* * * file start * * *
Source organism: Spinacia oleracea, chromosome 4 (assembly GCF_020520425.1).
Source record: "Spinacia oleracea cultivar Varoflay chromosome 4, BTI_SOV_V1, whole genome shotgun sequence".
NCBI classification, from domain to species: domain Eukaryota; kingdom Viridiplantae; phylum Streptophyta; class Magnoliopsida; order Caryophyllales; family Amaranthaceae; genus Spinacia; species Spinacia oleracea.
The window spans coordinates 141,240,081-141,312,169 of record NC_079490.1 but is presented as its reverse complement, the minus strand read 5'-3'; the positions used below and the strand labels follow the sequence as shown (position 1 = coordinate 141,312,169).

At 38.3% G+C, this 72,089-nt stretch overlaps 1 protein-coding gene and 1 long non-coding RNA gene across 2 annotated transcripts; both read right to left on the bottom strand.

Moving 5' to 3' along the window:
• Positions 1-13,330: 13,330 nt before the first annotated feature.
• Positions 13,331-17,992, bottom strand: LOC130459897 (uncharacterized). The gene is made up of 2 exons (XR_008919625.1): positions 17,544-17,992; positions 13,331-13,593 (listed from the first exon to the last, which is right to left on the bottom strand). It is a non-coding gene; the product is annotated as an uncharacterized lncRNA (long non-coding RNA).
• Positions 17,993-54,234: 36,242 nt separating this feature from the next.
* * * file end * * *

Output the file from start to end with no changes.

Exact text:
Source organism: Spinacia oleracea, chromosome 4 (assembly GCF_020520425.1).
Source record: "Spinacia oleracea cultivar Varoflay chromosome 4, BTI_SOV_V1, whole genome shotgun sequence".
NCBI classification, from domain to species: domain Eukaryota; kingdom Viridiplantae; phylum Streptophyta; class Magnoliopsida; order Caryophyllales; family Amaranthaceae; genus Spinacia; species Spinacia oleracea.
The window spans coordinates 141,240,081-141,312,169 of record NC_079490.1 but is presented as its reverse complement, the minus strand read 5'-3'; the positions used below and the strand labels follow the sequence as shown (position 1 = coordinate 141,312,169).

At 38.3% G+C, this 72,089-nt stretch overlaps 1 protein-coding gene and 1 long non-coding RNA gene across 2 annotated transcripts; both read right to left on the bottom strand.

Moving 5' to 3' along the window:
• Positions 1-13,330: 13,330 nt before the first annotated feature.
• Positions 13,331-17,992, bottom strand: LOC130459897 (uncharacterized). The gene is made up of 2 exons (XR_008919625.1): positions 17,544-17,992; positions 13,331-13,593 (listed from the first exon to the last, which is right to left on the bottom strand). It is a non-coding gene; the product is annotated as an uncharacterized lncRNA (long non-coding RNA).
• Positions 17,993-54,234: 36,242 nt separating this feature from the next.